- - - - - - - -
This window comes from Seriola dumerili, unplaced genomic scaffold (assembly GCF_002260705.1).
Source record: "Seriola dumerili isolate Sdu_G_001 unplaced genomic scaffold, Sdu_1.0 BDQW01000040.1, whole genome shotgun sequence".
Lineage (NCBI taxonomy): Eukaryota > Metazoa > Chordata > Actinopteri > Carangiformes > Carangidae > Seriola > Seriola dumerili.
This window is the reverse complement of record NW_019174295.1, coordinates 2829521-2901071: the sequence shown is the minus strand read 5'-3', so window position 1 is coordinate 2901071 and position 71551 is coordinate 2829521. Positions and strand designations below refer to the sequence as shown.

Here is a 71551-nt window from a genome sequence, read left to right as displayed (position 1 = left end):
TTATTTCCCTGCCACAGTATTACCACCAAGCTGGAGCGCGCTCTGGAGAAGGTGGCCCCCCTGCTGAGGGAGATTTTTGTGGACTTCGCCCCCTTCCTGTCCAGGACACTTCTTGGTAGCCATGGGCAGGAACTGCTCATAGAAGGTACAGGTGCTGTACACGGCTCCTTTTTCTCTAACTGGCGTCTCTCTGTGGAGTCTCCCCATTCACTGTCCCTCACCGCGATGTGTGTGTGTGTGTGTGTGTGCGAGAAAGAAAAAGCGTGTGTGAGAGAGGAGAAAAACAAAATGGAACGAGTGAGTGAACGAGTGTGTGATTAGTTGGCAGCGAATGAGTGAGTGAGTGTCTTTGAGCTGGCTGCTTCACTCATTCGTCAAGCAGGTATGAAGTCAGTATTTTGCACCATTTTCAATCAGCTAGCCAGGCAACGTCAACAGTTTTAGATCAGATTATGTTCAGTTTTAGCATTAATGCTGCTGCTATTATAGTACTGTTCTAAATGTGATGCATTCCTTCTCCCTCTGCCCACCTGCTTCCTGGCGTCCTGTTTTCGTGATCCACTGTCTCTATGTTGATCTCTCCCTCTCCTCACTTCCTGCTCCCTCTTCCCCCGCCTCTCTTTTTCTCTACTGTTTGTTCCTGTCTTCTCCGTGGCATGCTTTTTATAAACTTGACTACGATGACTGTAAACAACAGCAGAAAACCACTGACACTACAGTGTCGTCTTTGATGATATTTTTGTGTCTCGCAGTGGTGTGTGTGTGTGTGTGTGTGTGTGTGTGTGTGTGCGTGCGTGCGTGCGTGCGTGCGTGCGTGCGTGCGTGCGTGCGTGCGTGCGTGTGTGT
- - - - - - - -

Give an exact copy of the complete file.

This window comes from Seriola dumerili, unplaced genomic scaffold (assembly GCF_002260705.1).
Source record: "Seriola dumerili isolate Sdu_G_001 unplaced genomic scaffold, Sdu_1.0 BDQW01000040.1, whole genome shotgun sequence".
Lineage (NCBI taxonomy): Eukaryota > Metazoa > Chordata > Actinopteri > Carangiformes > Carangidae > Seriola > Seriola dumerili.
This window is the reverse complement of record NW_019174295.1, coordinates 2829521-2901071: the sequence shown is the minus strand read 5'-3', so window position 1 is coordinate 2901071 and position 71551 is coordinate 2829521. Positions and strand designations below refer to the sequence as shown.

Here is a 71551-nt window from a genome sequence, read left to right as displayed (position 1 = left end):
TTATTTCCCTGCCACAGTATTACCACCAAGCTGGAGCGCGCTCTGGAGAAGGTGGCCCCCCTGCTGAGGGAGATTTTTGTGGACTTCGCCCCCTTCCTGTCCAGGACACTTCTTGGTAGCCATGGGCAGGAACTGCTCATAGAAGGTACAGGTGCTGTACACGGCTCCTTTTTCTCTAACTGGCGTCTCTCTGTGGAGTCTCCCCATTCACTGTCCCTCACCGCGATGTGTGTGTGTGTGTGTGTGTGCGAGAAAGAAAAAGCGTGTGTGAGAGAGGAGAAAAACAAAATGGAACGAGTGAGTGAACGAGTGTGTGATTAGTTGGCAGCGAATGAGTGAGTGAGTGTCTTTGAGCTGGCTGCTTCACTCATTCGTCAAGCAGGTATGAAGTCAGTATTTTGCACCATTTTCAATCAGCTAGCCAGGCAACGTCAACAGTTTTAGATCAGATTATGTTCAGTTTTAGCATTAATGCTGCTGCTATTATAGTACTGTTCTAAATGTGATGCATTCCTTCTCCCTCTGCCCACCTGCTTCCTGGCGTCCTGTTTTCGTGATCCACTGTCTCTATGTTGATCTCTCCCTCTCCTCACTTCCTGCTCCCTCTTCCCCCGCCTCTCTTTTTCTCTACTGTTTGTTCCTGTCTTCTCCGTGGCATGCTTTTTATAAACTTGACTACGATGACTGTAAACAACAGCAGAAAACCACTGACACTACAGTGTCGTCTTTGATGATATTTTTGTGTCTCGCAGTGGTGTGTGTGTGTGTGTGTGTGTGTGTGTGTGTGTGCGTGCGTGCGTGCGTGCGTGCGTGCGTGCGTGCGTGCGTGCGTGCGTGCGTGTGTGT